Category Archives: News & Politics

Gängeviertel: Where Politics and Art go Head to Head

I often enjoy to circumnavigate and explore parts of the city which are new to me. While I walk through wet-paved alleys in Hamburg city center, I run into this historic quarter looking all depressed in one side and glowing fancy on the other. I can barely recall such a sharp distinction in a well established and developed city. The run-down facades soaked in historic memories are all wrapped up in funky artistic street charm. The other side of the street makes the contrast sharper as it features the expensive newly build Scandinavian hotel, glass facades and shopping malls. I got curious, and I asked my boyfriend about this area and researched it later.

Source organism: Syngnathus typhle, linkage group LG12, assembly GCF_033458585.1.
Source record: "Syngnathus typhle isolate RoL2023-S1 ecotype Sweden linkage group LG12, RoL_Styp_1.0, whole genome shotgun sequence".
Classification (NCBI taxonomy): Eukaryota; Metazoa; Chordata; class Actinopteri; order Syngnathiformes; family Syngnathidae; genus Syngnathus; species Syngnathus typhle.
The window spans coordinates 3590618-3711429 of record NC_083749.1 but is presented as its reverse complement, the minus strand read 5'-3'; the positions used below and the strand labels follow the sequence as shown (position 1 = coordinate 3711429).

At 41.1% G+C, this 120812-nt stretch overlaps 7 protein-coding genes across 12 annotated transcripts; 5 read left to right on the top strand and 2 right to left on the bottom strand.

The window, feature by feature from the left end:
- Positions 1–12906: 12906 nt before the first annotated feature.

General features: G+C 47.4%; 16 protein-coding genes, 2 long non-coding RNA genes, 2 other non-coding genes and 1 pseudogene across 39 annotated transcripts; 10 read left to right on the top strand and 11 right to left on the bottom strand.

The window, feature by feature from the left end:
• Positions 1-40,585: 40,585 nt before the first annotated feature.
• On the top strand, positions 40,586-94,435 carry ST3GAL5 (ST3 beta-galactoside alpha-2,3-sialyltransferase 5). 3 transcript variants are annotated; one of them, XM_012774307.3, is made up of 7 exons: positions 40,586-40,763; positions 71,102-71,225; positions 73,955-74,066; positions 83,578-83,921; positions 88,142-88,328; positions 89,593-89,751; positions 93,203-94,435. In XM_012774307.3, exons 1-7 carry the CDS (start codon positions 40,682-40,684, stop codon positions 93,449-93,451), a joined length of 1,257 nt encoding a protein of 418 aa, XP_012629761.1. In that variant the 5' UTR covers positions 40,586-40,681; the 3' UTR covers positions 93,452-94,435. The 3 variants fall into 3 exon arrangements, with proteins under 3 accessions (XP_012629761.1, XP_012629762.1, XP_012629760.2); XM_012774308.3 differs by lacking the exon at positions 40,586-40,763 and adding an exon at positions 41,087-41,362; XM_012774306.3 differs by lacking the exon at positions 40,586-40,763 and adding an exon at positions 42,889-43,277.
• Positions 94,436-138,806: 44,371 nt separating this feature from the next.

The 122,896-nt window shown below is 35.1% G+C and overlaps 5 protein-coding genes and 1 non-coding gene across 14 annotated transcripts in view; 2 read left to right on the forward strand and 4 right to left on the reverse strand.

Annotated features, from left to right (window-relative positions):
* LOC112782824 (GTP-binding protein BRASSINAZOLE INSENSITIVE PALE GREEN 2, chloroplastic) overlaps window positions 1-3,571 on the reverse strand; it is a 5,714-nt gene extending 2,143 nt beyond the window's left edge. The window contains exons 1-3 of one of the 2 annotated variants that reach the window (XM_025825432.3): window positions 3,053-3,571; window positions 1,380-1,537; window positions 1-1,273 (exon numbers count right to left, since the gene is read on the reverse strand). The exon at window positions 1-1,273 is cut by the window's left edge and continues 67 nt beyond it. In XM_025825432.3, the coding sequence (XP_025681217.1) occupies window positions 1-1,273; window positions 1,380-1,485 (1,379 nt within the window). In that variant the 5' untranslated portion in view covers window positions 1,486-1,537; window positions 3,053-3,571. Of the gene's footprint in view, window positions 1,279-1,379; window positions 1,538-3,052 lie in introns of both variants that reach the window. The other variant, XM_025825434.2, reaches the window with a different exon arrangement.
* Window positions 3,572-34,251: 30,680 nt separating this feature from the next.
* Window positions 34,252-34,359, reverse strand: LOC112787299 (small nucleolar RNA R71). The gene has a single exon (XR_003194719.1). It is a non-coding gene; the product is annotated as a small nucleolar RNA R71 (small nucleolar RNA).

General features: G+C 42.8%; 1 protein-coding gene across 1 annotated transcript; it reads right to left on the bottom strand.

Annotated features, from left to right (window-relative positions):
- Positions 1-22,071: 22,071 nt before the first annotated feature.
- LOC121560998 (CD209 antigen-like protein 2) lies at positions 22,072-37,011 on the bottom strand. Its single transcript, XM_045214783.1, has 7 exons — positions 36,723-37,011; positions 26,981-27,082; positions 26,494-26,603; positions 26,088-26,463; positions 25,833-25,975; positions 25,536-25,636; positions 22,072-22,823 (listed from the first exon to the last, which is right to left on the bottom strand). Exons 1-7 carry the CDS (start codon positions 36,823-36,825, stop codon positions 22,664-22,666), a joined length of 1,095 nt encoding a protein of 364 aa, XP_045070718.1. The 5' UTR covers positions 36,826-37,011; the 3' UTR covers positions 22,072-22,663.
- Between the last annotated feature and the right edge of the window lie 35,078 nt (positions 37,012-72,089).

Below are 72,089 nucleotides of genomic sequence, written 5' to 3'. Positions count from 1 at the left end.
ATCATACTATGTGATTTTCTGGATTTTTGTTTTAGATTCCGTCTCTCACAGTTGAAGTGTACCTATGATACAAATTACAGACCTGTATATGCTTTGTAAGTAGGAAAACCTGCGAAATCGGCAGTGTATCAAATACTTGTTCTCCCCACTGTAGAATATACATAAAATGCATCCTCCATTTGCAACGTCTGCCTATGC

Gängeviertel or the Alleys’ Quarter, a small ensemble of historic houses dating back since 1780 which has certainly created attention and political debate in the city senate. In a nutshell, the story of Gängeviertel is this:

The city of Hamburg sold the run down historic Gängeviertel to Hanzevast Holding to build highly polished office buildings and shopping malls like the ones laying just across the street. But in 2009 the Gängeviertel was occupied by about 200 squatters, artists, free-lance graphic designers, painters and so on. They occupied the historic buildings that was put for sale. Not only the squatting of the Gängeviertel was tolerated by the authorities, but the squatters turned this movement “Komm in die Gänge” into what is featured by some leading newspapers in Germany like “The Miracle of Hamburg”. They even succeeded to get the Hamburg senate to buy back the area from the previous owner Hanzevast Holding. In the end no politician wants to be responsible of selling off this old slice of historic Hamburg, and certainly not against an increasing public awareness on historic preservation issues.